utherford B. Hayes had won the presidential election of 1876 under a cloud of
suspicion (see the 1876 Overview to this website). The electoral college returns from three
Southern states were disputed, requiring a special Electoral Commission to
decide the result in Hayes's favor on a strict party-line vote, amid rumors of
deal-making and compromises. President Hayes did everything he could to
vindicate himself, and many political observers concluded that he had served the
nation admirably. In 1880, Hayes kept his campaign promise by not seeking
another term, and many Republican party leaders thought it best that his role in
the Garfield campaign be as minimal as possible.
That situation is addressed in this Joseph Keppler cartoon for Puck. Hayes
appears as Cinderella, who must tend the White House while her evil
step-sisters, former president Ulysses S. Grant and Senator Roscoe Conkling,
leave for the campaign ball.
Mistress Grant wears a dress stitched with place-names from her (his)
post-presidential world tour, and a bonnet marked with Grant's final vote-tally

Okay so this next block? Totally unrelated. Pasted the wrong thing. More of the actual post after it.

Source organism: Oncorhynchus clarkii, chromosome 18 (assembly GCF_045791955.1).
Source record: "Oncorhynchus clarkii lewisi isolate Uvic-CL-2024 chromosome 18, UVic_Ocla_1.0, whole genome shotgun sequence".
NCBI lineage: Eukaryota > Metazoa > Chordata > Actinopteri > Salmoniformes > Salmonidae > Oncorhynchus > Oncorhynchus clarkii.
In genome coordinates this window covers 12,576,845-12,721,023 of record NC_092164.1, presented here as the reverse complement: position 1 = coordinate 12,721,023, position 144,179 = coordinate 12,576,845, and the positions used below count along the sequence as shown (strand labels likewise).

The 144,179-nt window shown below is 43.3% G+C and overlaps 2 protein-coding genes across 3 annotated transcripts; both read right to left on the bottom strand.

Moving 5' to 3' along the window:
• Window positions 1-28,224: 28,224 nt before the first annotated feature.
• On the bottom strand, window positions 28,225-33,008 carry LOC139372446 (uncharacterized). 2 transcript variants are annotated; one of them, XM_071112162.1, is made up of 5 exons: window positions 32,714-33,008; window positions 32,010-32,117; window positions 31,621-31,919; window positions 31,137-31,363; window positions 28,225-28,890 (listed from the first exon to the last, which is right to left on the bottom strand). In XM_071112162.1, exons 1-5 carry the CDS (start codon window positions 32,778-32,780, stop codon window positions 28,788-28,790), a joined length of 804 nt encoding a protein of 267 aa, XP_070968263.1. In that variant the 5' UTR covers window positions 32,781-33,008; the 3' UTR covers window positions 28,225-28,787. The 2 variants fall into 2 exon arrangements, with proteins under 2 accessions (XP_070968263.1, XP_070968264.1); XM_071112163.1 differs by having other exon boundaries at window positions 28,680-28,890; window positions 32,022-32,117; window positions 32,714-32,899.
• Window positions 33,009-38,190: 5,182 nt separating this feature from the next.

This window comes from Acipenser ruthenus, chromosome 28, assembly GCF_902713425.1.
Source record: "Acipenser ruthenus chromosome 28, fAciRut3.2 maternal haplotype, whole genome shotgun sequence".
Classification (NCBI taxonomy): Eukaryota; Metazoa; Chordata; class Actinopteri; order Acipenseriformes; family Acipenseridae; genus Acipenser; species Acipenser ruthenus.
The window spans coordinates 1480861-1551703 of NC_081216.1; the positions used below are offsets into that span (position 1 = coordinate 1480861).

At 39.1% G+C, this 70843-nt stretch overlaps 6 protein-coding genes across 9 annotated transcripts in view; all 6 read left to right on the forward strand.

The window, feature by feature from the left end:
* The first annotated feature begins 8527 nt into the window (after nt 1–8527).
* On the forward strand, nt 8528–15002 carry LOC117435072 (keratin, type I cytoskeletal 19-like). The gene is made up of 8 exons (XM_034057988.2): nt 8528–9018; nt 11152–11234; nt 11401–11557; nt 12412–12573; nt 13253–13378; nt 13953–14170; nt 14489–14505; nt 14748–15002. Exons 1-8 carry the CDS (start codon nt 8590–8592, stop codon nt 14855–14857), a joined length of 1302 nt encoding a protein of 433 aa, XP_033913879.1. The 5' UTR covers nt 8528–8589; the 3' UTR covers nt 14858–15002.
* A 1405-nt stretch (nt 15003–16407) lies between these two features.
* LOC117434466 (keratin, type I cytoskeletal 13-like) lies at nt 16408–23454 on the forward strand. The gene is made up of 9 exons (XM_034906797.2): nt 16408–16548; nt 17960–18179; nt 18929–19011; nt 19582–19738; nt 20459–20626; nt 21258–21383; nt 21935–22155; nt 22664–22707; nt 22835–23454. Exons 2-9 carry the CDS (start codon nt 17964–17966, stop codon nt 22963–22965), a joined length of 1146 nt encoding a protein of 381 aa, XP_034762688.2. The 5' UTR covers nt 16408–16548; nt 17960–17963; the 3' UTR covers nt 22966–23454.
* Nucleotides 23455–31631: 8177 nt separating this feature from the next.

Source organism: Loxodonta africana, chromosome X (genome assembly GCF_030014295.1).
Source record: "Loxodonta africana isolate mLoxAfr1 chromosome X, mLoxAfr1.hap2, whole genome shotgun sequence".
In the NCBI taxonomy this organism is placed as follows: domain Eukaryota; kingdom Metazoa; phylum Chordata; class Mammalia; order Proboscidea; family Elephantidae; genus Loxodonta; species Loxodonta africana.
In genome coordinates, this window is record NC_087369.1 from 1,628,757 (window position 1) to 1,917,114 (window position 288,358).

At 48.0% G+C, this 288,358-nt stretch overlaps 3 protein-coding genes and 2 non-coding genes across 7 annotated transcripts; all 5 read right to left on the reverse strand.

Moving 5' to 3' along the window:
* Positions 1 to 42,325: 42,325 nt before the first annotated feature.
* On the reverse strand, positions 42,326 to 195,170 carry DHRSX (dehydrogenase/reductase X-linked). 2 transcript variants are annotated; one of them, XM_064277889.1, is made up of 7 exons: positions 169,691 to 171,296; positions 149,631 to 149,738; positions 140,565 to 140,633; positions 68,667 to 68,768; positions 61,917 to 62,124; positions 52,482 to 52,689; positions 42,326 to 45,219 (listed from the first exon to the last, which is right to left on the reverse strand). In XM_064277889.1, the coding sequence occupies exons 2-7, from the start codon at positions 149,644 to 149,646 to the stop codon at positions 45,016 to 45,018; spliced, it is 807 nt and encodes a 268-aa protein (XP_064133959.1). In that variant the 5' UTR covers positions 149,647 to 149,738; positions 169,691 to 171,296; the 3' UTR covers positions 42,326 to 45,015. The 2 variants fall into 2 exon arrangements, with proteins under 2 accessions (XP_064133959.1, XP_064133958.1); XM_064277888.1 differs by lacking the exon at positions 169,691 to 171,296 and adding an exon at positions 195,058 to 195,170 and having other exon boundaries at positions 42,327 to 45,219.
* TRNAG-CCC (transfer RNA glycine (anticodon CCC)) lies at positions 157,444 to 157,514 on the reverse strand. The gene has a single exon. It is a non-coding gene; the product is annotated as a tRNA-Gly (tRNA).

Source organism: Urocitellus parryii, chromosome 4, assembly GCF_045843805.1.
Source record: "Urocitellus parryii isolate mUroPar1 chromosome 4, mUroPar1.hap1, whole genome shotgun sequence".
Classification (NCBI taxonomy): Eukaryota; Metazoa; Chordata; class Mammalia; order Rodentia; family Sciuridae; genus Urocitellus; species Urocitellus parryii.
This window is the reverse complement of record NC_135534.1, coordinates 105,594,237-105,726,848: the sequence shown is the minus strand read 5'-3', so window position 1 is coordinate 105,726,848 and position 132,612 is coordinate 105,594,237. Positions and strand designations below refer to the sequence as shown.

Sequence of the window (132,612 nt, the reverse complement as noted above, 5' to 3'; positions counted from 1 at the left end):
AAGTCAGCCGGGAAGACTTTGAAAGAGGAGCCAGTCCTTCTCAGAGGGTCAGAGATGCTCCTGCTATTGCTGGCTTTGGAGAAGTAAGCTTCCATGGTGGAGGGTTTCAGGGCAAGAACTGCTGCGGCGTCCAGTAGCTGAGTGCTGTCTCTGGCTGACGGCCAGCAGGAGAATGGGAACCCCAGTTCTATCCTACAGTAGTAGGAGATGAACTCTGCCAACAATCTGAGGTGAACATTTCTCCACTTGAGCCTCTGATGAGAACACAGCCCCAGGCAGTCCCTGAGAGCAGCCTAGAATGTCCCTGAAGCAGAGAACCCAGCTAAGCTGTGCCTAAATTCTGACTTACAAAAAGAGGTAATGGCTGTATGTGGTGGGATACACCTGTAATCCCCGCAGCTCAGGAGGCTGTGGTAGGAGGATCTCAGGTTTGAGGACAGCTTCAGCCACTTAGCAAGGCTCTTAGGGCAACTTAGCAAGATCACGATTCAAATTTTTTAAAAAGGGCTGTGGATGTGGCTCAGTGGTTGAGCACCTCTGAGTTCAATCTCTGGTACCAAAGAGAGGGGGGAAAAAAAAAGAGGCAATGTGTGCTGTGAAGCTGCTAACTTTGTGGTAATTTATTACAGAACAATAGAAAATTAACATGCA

(306) at the 1880 Republican National Convention, as well as feathers praising
his "party fidelity" and "war record." Mistress Conkling
holds a "Chet" Arthur fan in her (his) hand (alluding to the senator's
influence over the Republican vice-presidential nominee), and wears a hat
boasting of Conkling's "greatest effort" made for the Garfield
campaign. A poster in the right-background, announcing their appearance at a
public rally, designates them as "Roscoe the Restorer of Prosperity"
and Grant the "Savior of the Country.
The showy display performed by Grant and Conkling is contrasted by the virtues
of President Hayes and the substantive accomplishments of his administration,
which are revealed on the labels of the kitchen jars, pots, and pans: "Hard
Work Marmalade," "Good Temper Preserved," "Milk of Human
Kindness," "Veto Catsup," "Fair Southern Policy Apple
Butter," and "Civil Service Reform Pickles."